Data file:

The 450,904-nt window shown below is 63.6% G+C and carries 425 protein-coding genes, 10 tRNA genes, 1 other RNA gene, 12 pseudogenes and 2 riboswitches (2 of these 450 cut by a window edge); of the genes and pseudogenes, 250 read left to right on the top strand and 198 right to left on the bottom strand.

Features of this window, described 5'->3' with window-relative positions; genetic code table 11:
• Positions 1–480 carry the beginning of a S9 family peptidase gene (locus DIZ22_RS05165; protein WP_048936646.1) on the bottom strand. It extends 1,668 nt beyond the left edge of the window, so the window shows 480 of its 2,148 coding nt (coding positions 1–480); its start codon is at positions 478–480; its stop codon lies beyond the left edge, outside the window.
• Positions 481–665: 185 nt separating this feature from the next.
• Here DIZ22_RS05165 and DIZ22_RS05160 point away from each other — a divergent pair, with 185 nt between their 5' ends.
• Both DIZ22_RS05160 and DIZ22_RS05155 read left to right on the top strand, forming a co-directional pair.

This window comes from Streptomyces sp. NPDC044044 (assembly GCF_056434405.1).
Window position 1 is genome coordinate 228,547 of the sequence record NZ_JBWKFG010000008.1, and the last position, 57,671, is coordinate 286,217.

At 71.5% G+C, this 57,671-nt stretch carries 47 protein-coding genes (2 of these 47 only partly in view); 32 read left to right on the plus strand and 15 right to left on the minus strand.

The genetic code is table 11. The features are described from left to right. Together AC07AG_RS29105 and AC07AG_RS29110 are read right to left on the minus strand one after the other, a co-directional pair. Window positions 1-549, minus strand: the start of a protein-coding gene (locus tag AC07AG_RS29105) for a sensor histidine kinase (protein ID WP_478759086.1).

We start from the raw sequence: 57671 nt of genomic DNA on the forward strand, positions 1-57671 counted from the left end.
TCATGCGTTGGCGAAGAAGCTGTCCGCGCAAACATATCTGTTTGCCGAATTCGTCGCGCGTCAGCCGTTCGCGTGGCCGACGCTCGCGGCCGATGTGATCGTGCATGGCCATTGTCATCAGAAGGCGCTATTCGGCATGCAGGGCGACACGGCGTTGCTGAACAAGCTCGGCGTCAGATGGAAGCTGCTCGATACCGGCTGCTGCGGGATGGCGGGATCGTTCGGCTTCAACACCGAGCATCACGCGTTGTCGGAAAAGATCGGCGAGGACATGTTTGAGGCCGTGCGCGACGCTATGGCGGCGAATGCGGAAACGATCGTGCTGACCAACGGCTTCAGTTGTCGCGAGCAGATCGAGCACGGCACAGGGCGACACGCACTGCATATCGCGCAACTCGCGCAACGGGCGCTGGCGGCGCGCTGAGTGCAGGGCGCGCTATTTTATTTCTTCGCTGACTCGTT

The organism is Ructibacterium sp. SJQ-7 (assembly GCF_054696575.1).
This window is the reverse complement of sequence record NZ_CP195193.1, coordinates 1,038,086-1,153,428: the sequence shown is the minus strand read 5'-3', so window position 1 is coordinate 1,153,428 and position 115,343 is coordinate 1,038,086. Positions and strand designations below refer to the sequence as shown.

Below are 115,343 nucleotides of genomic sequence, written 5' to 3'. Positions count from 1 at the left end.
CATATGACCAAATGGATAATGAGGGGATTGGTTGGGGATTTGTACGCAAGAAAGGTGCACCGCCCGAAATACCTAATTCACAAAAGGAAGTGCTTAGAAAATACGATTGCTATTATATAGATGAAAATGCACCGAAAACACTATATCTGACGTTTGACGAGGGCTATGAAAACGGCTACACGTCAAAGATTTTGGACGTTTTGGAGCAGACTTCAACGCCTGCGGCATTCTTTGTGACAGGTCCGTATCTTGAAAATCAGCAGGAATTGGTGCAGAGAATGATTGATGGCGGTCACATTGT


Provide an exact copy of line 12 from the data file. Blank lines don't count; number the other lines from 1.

TCATGCGTTGGCGAAGAAGCTGTCCGCGCAAACATATCTGTTTGCCGAATTCGTCGCGCGTCAGCCGTTCGCGTGGCCGACGCTCGCGGCCGATGTGATCGTGCATGGCCATTGTCATCAGAAGGCGCTATTCGGCATGCAGGGCGACACGGCGTTGCTGAACAAGCTCGGCGTCAGATGGAAGCTGCTCGATACCGGCTGCTGCGGGATGGCGGGATCGTTCGGCTTCAACACCGAGCATCACGCGTTGTCGGAAAAGATCGGCGAGGACATGTTTGAGGCCGTGCGCGACGCTATGGCGGCGAATGCGGAAACGATCGTGCTGACCAACGGCTTCAGTTGTCGCGAGCAGATCGAGCACGGCACAGGGCGACACGCACTGCATATCGCGCAACTCGCGCAACGGGCGCTGGCGGCGCGCTGAGTGCAGGGCGCGCTATTTTATTTCTTCGCTGACTCGTT